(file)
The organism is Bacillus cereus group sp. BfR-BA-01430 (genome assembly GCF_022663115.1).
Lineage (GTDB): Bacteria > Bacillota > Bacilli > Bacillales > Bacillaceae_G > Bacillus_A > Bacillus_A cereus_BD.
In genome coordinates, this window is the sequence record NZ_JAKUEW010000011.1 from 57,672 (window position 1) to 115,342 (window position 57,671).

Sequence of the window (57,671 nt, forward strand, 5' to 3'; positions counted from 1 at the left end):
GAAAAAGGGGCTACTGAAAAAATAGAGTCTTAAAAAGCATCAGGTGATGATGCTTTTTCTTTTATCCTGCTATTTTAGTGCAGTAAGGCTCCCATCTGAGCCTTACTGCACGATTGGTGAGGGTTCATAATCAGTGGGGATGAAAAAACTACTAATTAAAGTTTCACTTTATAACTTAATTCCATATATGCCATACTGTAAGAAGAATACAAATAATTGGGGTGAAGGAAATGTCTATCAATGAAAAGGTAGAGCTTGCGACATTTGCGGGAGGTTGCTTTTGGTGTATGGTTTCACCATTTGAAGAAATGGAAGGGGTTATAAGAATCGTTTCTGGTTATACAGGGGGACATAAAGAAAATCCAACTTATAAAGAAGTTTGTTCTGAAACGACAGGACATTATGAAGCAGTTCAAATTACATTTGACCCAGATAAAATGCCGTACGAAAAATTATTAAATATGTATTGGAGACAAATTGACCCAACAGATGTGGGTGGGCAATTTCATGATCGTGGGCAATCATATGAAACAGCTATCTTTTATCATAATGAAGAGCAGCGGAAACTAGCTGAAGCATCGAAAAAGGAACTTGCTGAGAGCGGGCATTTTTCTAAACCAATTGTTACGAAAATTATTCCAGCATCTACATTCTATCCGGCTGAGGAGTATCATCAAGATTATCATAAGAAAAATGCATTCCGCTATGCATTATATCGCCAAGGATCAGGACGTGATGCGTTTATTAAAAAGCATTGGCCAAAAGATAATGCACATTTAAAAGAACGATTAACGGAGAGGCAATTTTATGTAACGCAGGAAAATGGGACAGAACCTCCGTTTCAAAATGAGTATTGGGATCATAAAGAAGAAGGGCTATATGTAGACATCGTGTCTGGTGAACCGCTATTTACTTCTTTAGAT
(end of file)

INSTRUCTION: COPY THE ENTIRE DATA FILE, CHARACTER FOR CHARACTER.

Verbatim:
The organism is Bacillus cereus group sp. BfR-BA-01430 (genome assembly GCF_022663115.1).
Lineage (GTDB): Bacteria > Bacillota > Bacilli > Bacillales > Bacillaceae_G > Bacillus_A > Bacillus_A cereus_BD.
In genome coordinates, this window is the sequence record NZ_JAKUEW010000011.1 from 57,672 (window position 1) to 115,342 (window position 57,671).

Sequence of the window (57,671 nt, forward strand, 5' to 3'; positions counted from 1 at the left end):
GAAAAAGGGGCTACTGAAAAAATAGAGTCTTAAAAAGCATCAGGTGATGATGCTTTTTCTTTTATCCTGCTATTTTAGTGCAGTAAGGCTCCCATCTGAGCCTTACTGCACGATTGGTGAGGGTTCATAATCAGTGGGGATGAAAAAACTACTAATTAAAGTTTCACTTTATAACTTAATTCCATATATGCCATACTGTAAGAAGAATACAAATAATTGGGGTGAAGGAAATGTCTATCAATGAAAAGGTAGAGCTTGCGACATTTGCGGGAGGTTGCTTTTGGTGTATGGTTTCACCATTTGAAGAAATGGAAGGGGTTATAAGAATCGTTTCTGGTTATACAGGGGGACATAAAGAAAATCCAACTTATAAAGAAGTTTGTTCTGAAACGACAGGACATTATGAAGCAGTTCAAATTACATTTGACCCAGATAAAATGCCGTACGAAAAATTATTAAATATGTATTGGAGACAAATTGACCCAACAGATGTGGGTGGGCAATTTCATGATCGTGGGCAATCATATGAAACAGCTATCTTTTATCATAATGAAGAGCAGCGGAAACTAGCTGAAGCATCGAAAAAGGAACTTGCTGAGAGCGGGCATTTTTCTAAACCAATTGTTACGAAAATTATTCCAGCATCTACATTCTATCCGGCTGAGGAGTATCATCAAGATTATCATAAGAAAAATGCATTCCGCTATGCATTATATCGCCAAGGATCAGGACGTGATGCGTTTATTAAAAAGCATTGGCCAAAAGATAATGCACATTTAAAAGAACGATTAACGGAGAGGCAATTTTATGTAACGCAGGAAAATGGGACAGAACCTCCGTTTCAAAATGAGTATTGGGATCATAAAGAAGAAGGGCTATATGTAGACATCGTGTCTGGTGAACCGCTATTTACTTCTTTAGAT